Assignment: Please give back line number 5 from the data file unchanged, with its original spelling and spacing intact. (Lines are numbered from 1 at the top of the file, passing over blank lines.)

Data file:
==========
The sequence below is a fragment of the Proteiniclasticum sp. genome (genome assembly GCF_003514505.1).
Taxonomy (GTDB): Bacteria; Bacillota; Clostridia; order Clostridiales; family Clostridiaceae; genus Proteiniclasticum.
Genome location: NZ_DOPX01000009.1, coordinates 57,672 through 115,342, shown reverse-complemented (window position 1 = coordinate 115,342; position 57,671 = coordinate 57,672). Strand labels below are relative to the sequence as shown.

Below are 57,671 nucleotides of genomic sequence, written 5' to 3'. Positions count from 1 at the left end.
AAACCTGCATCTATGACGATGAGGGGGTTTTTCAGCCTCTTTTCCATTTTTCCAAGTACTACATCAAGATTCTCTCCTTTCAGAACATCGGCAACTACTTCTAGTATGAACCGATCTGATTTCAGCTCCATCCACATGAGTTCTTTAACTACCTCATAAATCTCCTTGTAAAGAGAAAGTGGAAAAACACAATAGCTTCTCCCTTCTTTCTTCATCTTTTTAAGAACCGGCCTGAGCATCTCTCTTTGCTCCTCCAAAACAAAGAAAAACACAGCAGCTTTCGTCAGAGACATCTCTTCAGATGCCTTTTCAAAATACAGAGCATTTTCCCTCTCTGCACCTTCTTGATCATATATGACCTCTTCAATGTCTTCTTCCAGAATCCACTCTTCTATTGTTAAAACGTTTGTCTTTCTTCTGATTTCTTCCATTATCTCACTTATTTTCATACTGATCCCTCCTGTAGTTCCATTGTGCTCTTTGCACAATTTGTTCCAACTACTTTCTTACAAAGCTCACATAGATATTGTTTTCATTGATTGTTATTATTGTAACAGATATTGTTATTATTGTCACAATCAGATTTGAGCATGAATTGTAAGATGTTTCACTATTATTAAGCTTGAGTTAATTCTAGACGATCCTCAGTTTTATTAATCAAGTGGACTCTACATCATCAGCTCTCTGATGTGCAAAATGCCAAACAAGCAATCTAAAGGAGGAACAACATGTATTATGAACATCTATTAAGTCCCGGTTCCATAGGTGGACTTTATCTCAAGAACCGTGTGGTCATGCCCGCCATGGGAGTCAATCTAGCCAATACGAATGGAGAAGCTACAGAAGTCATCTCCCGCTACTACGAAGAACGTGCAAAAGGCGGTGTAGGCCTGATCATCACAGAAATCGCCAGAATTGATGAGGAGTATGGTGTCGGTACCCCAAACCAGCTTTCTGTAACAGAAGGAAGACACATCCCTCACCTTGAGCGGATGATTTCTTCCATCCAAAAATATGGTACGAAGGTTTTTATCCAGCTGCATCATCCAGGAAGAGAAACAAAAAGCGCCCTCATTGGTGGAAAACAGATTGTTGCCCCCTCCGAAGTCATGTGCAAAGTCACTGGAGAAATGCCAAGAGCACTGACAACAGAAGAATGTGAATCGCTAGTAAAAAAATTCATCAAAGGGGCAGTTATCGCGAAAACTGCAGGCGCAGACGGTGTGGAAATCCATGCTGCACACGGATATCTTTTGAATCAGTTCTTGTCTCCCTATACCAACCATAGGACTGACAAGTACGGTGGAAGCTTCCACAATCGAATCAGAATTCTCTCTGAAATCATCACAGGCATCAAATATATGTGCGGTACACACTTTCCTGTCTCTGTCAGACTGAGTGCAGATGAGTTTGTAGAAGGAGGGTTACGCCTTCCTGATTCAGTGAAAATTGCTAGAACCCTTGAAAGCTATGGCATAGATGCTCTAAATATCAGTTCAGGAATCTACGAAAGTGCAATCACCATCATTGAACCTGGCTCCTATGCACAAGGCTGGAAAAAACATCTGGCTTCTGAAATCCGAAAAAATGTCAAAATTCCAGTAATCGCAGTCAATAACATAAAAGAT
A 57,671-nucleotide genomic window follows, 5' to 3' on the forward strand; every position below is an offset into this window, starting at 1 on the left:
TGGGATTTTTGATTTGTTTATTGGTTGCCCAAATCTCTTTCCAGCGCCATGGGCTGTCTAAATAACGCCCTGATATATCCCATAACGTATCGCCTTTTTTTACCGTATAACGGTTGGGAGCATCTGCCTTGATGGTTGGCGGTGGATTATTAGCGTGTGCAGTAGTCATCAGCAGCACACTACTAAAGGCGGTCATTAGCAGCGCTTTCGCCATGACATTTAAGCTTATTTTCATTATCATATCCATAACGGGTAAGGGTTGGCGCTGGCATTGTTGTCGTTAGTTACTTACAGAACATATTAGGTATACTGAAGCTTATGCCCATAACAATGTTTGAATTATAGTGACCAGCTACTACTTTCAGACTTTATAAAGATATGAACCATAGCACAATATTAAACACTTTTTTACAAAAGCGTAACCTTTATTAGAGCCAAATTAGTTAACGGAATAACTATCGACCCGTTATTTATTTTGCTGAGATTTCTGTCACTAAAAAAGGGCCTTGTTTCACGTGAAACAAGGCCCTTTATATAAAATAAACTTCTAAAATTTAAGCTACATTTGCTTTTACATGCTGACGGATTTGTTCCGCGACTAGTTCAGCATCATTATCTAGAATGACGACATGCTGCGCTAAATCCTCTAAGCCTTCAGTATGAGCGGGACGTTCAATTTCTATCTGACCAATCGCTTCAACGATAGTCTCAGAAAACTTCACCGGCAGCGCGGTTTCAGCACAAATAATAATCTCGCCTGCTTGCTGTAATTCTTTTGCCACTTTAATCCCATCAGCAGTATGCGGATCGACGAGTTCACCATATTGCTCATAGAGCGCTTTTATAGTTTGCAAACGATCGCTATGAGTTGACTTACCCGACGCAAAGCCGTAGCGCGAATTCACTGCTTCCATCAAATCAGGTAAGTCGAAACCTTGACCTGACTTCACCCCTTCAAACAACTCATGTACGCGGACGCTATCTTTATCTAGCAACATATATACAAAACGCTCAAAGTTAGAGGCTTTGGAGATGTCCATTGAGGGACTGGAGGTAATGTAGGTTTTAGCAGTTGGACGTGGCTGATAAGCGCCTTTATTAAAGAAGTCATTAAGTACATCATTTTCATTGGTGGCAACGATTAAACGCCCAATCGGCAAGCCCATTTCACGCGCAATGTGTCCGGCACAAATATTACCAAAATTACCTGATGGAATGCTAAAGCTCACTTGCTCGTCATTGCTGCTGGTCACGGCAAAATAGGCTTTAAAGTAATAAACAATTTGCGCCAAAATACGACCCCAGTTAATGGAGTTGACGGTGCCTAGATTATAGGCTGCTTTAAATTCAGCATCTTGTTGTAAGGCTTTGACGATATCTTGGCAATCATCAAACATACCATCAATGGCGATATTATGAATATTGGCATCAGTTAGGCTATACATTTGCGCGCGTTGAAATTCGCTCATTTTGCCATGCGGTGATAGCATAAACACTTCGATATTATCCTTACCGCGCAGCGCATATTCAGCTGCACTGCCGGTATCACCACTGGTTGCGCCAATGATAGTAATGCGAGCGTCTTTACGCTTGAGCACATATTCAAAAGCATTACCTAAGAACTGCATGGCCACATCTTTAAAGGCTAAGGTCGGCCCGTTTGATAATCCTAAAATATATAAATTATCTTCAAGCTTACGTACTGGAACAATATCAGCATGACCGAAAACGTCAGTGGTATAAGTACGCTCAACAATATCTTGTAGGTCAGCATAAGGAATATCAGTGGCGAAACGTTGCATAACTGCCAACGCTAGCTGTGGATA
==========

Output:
AAACCTGCATCTATGACGATGAGGGGGTTTTTCAGCCTCTTTTCCATTTTTCCAAGTACTACATCAAGATTCTCTCCTTTCAGAACATCGGCAACTACTTCTAGTATGAACCGATCTGATTTCAGCTCCATCCACATGAGTTCTTTAACTACCTCATAAATCTCCTTGTAAAGAGAAAGTGGAAAAACACAATAGCTTCTCCCTTCTTTCTTCATCTTTTTAAGAACCGGCCTGAGCATCTCTCTTTGCTCCTCCAAAACAAAGAAAAACACAGCAGCTTTCGTCAGAGACATCTCTTCAGATGCCTTTTCAAAATACAGAGCATTTTCCCTCTCTGCACCTTCTTGATCATATATGACCTCTTCAATGTCTTCTTCCAGAATCCACTCTTCTATTGTTAAAACGTTTGTCTTTCTTCTGATTTCTTCCATTATCTCACTTATTTTCATACTGATCCCTCCTGTAGTTCCATTGTGCTCTTTGCACAATTTGTTCCAACTACTTTCTTACAAAGCTCACATAGATATTGTTTTCATTGATTGTTATTATTGTAACAGATATTGTTATTATTGTCACAATCAGATTTGAGCATGAATTGTAAGATGTTTCACTATTATTAAGCTTGAGTTAATTCTAGACGATCCTCAGTTTTATTAATCAAGTGGACTCTACATCATCAGCTCTCTGATGTGCAAAATGCCAAACAAGCAATCTAAAGGAGGAACAACATGTATTATGAACATCTATTAAGTCCCGGTTCCATAGGTGGACTTTATCTCAAGAACCGTGTGGTCATGCCCGCCATGGGAGTCAATCTAGCCAATACGAATGGAGAAGCTACAGAAGTCATCTCCCGCTACTACGAAGAACGTGCAAAAGGCGGTGTAGGCCTGATCATCACAGAAATCGCCAGAATTGATGAGGAGTATGGTGTCGGTACCCCAAACCAGCTTTCTGTAACAGAAGGAAGACACATCCCTCACCTTGAGCGGATGATTTCTTCCATCCAAAAATATGGTACGAAGGTTTTTATCCAGCTGCATCATCCAGGAAGAGAAACAAAAAGCGCCCTCATTGGTGGAAAACAGATTGTTGCCCCCTCCGAAGTCATGTGCAAAGTCACTGGAGAAATGCCAAGAGCACTGACAACAGAAGAATGTGAATCGCTAGTAAAAAAATTCATCAAAGGGGCAGTTATCGCGAAAACTGCAGGCGCAGACGGTGTGGAAATCCATGCTGCACACGGATATCTTTTGAATCAGTTCTTGTCTCCCTATACCAACCATAGGACTGACAAGTACGGTGGAAGCTTCCACAATCGAATCAGAATTCTCTCTGAAATCATCACAGGCATCAAATATATGTGCGGTACACACTTTCCTGTCTCTGTCAGACTGAGTGCAGATGAGTTTGTAGAAGGAGGGTTACGCCTTCCTGATTCAGTGAAAATTGCTAGAACCCTTGAAAGCTATGGCATAGATGCTCTAAATATCAGTTCAGGAATCTACGAAAGTGCAATCACCATCATTGAACCTGGCTCCTATGCACAAGGCTGGAAAAAACATCTGGCTTCTGAAATCCGAAAAAATGTCAAAATTCCAGTAATCGCAGTCAATAACATAAAAGAT